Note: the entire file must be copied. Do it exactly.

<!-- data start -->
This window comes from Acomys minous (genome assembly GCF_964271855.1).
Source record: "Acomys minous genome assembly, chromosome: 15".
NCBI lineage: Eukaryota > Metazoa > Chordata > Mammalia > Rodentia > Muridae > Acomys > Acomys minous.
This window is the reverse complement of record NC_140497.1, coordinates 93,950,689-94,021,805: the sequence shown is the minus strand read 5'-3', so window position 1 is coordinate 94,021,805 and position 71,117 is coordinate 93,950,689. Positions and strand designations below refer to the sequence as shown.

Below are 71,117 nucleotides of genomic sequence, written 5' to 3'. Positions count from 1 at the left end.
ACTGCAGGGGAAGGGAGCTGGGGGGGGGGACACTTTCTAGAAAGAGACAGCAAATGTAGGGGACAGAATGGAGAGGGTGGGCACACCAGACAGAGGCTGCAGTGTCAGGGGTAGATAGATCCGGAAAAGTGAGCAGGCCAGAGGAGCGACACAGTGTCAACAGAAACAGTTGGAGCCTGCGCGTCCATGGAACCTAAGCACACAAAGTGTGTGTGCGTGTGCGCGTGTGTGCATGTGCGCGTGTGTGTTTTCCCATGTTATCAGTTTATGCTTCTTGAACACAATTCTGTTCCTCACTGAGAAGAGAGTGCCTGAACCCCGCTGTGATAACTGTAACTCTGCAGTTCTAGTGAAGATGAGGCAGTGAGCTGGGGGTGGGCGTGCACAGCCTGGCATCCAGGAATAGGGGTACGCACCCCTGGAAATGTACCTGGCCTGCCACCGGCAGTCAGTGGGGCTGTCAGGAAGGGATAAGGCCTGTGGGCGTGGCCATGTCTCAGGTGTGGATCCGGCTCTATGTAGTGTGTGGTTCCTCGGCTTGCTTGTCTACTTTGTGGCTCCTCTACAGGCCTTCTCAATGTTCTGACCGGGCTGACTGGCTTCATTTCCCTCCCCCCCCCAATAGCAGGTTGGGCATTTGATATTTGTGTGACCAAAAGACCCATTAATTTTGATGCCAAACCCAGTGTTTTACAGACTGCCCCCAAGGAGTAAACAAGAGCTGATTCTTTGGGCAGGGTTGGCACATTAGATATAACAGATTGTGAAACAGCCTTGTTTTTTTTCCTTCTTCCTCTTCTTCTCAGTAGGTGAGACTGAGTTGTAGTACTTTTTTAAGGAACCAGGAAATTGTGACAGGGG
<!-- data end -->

This window comes from Acomys minous (genome assembly GCF_964271855.1).
Source record: "Acomys minous genome assembly, chromosome: 15".
NCBI lineage: Eukaryota > Metazoa > Chordata > Mammalia > Rodentia > Muridae > Acomys > Acomys minous.
This window is the reverse complement of record NC_140497.1, coordinates 93,950,689-94,021,805: the sequence shown is the minus strand read 5'-3', so window position 1 is coordinate 94,021,805 and position 71,117 is coordinate 93,950,689. Positions and strand designations below refer to the sequence as shown.

Below are 71,117 nucleotides of genomic sequence, written 5' to 3'. Positions count from 1 at the left end.
ACTGCAGGGGAAGGGAGCTGGGGGGGGGGACACTTTCTAGAAAGAGACAGCAAATGTAGGGGACAGAATGGAGAGGGTGGGCACACCAGACAGAGGCTGCAGTGTCAGGGGTAGATAGATCCGGAAAAGTGAGCAGGCCAGAGGAGCGACACAGTGTCAACAGAAACAGTTGGAGCCTGCGCGTCCATGGAACCTAAGCACACAAAGTGTGTGTGCGTGTGCGCGTGTGTGCATGTGCGCGTGTGTGTTTTCCCATGTTATCAGTTTATGCTTCTTGAACACAATTCTGTTCCTCACTGAGAAGAGAGTGCCTGAACCCCGCTGTGATAACTGTAACTCTGCAGTTCTAGTGAAGATGAGGCAGTGAGCTGGGGGTGGGCGTGCACAGCCTGGCATCCAGGAATAGGGGTACGCACCCCTGGAAATGTACCTGGCCTGCCACCGGCAGTCAGTGGGGCTGTCAGGAAGGGATAAGGCCTGTGGGCGTGGCCATGTCTCAGGTGTGGATCCGGCTCTATGTAGTGTGTGGTTCCTCGGCTTGCTTGTCTACTTTGTGGCTCCTCTACAGGCCTTCTCAATGTTCTGACCGGGCTGACTGGCTTCATTTCCCTCCCCCCCCCAATAGCAGGTTGGGCATTTGATATTTGTGTGACCAAAAGACCCATTAATTTTGATGCCAAACCCAGTGTTTTACAGACTGCCCCCAAGGAGTAAACAAGAGCTGATTCTTTGGGCAGGGTTGGCACATTAGATATAACAGATTGTGAAACAGCCTTGTTTTTTTTCCTTCTTCCTCTTCTTCTCAGTAGGTGAGACTGAGTTGTAGTACTTTTTTAAGGAACCAGGAAATTGTGACAGGGG